“Then the whole body of them got up and brought Him before Pilate. And they began to accuse Him, saying, ‘We found this man misleading our nation and forbidding to pay taxes to Caesar, and saying that He Himself is Christ, a King.’ So Pilate asked Him, saying, ‘Are You the King of the Jews?’ And He answered him and said, ‘It is as you say.’ Then Pilate said to the chief priests and the crowds, ‘I find no guilt in this man.’ But they kept on insisting, saying, ‘He stirs up the people, teaching all over Judea, starting from Galilee even as far as this place’ (Luke 23:1-5).
It was propaganda, misinterpretation, character assassination much like we hear today from secular news sources that often shape the opinions of what non-Christians think of evangelicals and their political concerns which are minimal.
Christians who are involved politically don’t want to “take over the government.” They want to shrink the size of government, and that’s a huge threat both political parties.
Jesus said very little about politics. He healed sick people, raised the dead, forgave sinners, and fed thousands. You can’t get any more evangelical than that, and yet they wanted Him dead (John 8:59; 10:33; Matt. 26:62-66; John 5:18).
It can be said that no matter what Christians do there always will be people who will oppose their message if it requires a change in a person’s moral worldview. Does the gospel offend? You bet it does (1 Cor. 1:18-25; Gal. 5:11; Rom. 9:33), but not if it doesn’t mention sin. Remember, “everyone who practices sin also practices lawlessness; and sin is lawlessness” (1 John 3:4), whether it’s practiced by your neighbor or a civil official (Mark 6:14-29; 2 Sam. 12).
People will find any excuse not to believe and attack the message and the messengers (Acts 5:17-32; 7:54-60; 12:1-4; 17:1-3, 16-34).
Pastor Tchividjian goes on to say,
“As a preacher, my job when I stand up on Sunday mornings to preach, is not first and foremost to address social ills or social problems or try to find social solutions. My job is to diagnose people’s problems and then announce God’s solution to their problems.”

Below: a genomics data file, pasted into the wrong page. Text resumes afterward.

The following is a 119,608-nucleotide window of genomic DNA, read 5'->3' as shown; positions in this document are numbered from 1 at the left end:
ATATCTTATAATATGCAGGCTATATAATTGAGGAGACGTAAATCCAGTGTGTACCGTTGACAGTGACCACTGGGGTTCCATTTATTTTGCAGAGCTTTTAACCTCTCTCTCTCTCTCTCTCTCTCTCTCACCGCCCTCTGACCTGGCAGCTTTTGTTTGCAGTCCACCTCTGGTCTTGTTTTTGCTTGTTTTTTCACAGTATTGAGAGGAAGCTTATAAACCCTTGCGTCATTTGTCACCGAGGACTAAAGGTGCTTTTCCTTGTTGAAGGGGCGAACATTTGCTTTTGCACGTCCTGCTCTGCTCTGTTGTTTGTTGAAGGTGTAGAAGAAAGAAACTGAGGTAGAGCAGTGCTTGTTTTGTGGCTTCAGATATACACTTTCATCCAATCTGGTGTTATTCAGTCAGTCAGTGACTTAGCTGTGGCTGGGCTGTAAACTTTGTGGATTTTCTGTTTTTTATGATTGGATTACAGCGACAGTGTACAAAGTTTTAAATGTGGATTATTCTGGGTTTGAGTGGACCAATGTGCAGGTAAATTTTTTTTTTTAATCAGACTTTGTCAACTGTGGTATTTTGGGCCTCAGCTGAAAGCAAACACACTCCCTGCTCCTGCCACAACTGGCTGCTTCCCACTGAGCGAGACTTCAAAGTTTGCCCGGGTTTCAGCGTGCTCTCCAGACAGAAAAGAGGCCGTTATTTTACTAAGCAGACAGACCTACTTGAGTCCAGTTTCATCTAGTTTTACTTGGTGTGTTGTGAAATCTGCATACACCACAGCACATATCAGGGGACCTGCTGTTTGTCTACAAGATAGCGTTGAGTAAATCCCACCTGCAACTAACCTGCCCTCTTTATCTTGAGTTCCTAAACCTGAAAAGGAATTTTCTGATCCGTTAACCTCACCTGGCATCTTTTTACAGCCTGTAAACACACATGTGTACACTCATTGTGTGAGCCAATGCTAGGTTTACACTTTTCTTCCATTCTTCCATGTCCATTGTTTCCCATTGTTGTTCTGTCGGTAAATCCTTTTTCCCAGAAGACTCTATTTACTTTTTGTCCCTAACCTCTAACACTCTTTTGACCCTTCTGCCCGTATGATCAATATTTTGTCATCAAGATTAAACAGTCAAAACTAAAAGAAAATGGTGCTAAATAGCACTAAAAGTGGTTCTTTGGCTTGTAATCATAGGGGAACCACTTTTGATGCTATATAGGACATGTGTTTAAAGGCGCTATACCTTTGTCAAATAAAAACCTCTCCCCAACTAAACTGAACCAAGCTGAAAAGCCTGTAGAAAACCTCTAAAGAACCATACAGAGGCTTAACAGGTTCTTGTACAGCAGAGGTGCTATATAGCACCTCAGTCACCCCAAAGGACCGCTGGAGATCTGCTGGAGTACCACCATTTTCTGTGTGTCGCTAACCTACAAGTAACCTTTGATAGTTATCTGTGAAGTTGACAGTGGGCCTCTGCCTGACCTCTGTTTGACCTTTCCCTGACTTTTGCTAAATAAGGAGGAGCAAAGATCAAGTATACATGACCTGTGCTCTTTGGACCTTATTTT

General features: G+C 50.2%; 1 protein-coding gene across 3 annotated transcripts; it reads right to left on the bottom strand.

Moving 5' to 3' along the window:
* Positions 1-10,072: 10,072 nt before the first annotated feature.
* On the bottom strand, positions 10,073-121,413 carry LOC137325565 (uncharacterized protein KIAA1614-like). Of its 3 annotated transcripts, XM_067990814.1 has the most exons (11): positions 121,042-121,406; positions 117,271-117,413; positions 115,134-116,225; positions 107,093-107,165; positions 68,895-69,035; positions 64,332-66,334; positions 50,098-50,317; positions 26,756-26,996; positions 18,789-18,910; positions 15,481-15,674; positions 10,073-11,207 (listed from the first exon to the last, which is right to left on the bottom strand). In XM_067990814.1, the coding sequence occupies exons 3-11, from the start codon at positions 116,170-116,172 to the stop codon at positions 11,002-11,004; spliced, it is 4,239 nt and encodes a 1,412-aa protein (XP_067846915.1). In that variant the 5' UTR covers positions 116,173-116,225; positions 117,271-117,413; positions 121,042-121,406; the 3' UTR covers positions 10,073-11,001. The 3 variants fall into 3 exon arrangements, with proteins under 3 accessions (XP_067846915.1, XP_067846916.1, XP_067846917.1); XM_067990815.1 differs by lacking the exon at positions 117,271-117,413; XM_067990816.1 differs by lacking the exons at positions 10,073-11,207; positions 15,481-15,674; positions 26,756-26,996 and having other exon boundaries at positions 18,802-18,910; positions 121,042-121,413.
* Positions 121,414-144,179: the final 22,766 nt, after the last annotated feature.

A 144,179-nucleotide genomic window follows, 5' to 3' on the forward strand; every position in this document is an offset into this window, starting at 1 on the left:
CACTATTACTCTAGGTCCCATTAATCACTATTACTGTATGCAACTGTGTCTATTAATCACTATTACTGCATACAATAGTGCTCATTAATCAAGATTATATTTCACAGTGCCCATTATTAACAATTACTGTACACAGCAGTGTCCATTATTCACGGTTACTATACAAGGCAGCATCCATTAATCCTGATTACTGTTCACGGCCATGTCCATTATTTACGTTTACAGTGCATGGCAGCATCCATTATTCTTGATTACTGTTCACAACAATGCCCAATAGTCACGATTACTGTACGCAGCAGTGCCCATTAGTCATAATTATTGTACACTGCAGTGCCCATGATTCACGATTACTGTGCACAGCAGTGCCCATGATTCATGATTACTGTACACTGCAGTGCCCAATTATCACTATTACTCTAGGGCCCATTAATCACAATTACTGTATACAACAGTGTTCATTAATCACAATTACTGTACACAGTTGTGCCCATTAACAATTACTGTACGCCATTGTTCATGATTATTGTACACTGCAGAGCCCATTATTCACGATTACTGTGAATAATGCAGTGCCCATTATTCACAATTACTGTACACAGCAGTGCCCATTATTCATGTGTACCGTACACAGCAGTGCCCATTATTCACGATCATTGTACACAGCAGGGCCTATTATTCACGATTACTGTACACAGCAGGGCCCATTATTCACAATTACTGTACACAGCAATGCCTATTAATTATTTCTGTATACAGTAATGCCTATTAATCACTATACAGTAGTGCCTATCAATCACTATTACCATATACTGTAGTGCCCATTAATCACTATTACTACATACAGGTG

If not “first and foremost,” then how about “second” or even “third”? What should a pastor do when he comes across passages that have social and political ramifications? Does the pastor skip over them and tell his congregation that these types of issues don’t concern Christians, and if they do there can’t be any political engagement?
I’m sorry to have to say it, but Pastor Tchividjian is part of the problem. The day may come when the State shuts down his church for non-compliance with government edicts that he refused to address from the pulpit. Then what will he do?
- Harry S. Stout, The New England Soul: Preaching and Religious Culture in Colonial New England (New York: Oxford University Press, 1986), 3.
“Over the span of the colonial era, American ministers delivered approximately 8 million sermons, each lasted one to one-and-a-half hours. The average 70-year old colonial churchgoer would have listened to some 7,000 sermons in his or her lifetime, totaling nearly 10,000 hours of concentrated listening. This is the number of classroom hours it would take to receive ten separate undergraduate degrees in a modern university, without ever repeating the same course! . . . The colonial sermon was prophet, newspaper, video, Internet, community college, and social therapist all wrapped in one. Such was the range of its influence on all aspects of life that even contemporary television and personal computers pale in comparison.” Harry S. Stout, “How Preachers Incited Revolution,” Christian History, Issue 50 (Spring 1996), 3. [↩]